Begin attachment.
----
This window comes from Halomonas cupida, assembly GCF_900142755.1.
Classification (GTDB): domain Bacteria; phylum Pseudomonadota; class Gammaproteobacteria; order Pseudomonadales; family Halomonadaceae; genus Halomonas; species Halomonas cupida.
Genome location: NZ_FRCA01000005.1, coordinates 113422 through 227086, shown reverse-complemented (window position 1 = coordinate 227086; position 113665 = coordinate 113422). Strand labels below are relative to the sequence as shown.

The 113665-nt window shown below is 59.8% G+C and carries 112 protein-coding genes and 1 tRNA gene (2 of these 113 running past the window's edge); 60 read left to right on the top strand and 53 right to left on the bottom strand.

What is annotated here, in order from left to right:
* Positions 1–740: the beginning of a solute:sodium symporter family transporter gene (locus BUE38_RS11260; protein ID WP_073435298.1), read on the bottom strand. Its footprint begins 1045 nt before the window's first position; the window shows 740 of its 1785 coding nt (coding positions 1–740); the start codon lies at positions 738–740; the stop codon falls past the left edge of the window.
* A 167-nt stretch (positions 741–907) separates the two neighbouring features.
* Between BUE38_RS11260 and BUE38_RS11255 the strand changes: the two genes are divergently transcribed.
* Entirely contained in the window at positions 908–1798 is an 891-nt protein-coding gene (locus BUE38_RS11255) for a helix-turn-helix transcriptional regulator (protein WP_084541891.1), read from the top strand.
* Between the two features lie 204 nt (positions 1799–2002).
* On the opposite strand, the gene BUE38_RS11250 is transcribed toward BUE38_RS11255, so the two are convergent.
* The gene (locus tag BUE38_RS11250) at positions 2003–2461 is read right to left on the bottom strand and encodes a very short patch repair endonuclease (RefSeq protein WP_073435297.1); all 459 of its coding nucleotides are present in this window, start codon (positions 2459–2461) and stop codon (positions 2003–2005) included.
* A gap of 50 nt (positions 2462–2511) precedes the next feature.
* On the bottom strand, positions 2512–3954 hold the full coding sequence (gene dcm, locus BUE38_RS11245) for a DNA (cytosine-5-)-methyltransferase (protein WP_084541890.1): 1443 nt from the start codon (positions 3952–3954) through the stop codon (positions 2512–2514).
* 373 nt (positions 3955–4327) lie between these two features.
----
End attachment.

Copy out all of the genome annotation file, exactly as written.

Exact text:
This window comes from Halomonas cupida, assembly GCF_900142755.1.
Classification (GTDB): domain Bacteria; phylum Pseudomonadota; class Gammaproteobacteria; order Pseudomonadales; family Halomonadaceae; genus Halomonas; species Halomonas cupida.
Genome location: NZ_FRCA01000005.1, coordinates 113422 through 227086, shown reverse-complemented (window position 1 = coordinate 227086; position 113665 = coordinate 113422). Strand labels below are relative to the sequence as shown.

The 113665-nt window shown below is 59.8% G+C and carries 112 protein-coding genes and 1 tRNA gene (2 of these 113 running past the window's edge); 60 read left to right on the top strand and 53 right to left on the bottom strand.

What is annotated here, in order from left to right:
* Positions 1–740: the beginning of a solute:sodium symporter family transporter gene (locus BUE38_RS11260; protein ID WP_073435298.1), read on the bottom strand. Its footprint begins 1045 nt before the window's first position; the window shows 740 of its 1785 coding nt (coding positions 1–740); the start codon lies at positions 738–740; the stop codon falls past the left edge of the window.
* A 167-nt stretch (positions 741–907) separates the two neighbouring features.
* Between BUE38_RS11260 and BUE38_RS11255 the strand changes: the two genes are divergently transcribed.
* Entirely contained in the window at positions 908–1798 is an 891-nt protein-coding gene (locus BUE38_RS11255) for a helix-turn-helix transcriptional regulator (protein WP_084541891.1), read from the top strand.
* Between the two features lie 204 nt (positions 1799–2002).
* On the opposite strand, the gene BUE38_RS11250 is transcribed toward BUE38_RS11255, so the two are convergent.
* The gene (locus tag BUE38_RS11250) at positions 2003–2461 is read right to left on the bottom strand and encodes a very short patch repair endonuclease (RefSeq protein WP_073435297.1); all 459 of its coding nucleotides are present in this window, start codon (positions 2459–2461) and stop codon (positions 2003–2005) included.
* A gap of 50 nt (positions 2462–2511) precedes the next feature.
* On the bottom strand, positions 2512–3954 hold the full coding sequence (gene dcm, locus BUE38_RS11245) for a DNA (cytosine-5-)-methyltransferase (protein WP_084541890.1): 1443 nt from the start codon (positions 3952–3954) through the stop codon (positions 2512–2514).
* 373 nt (positions 3955–4327) lie between these two features.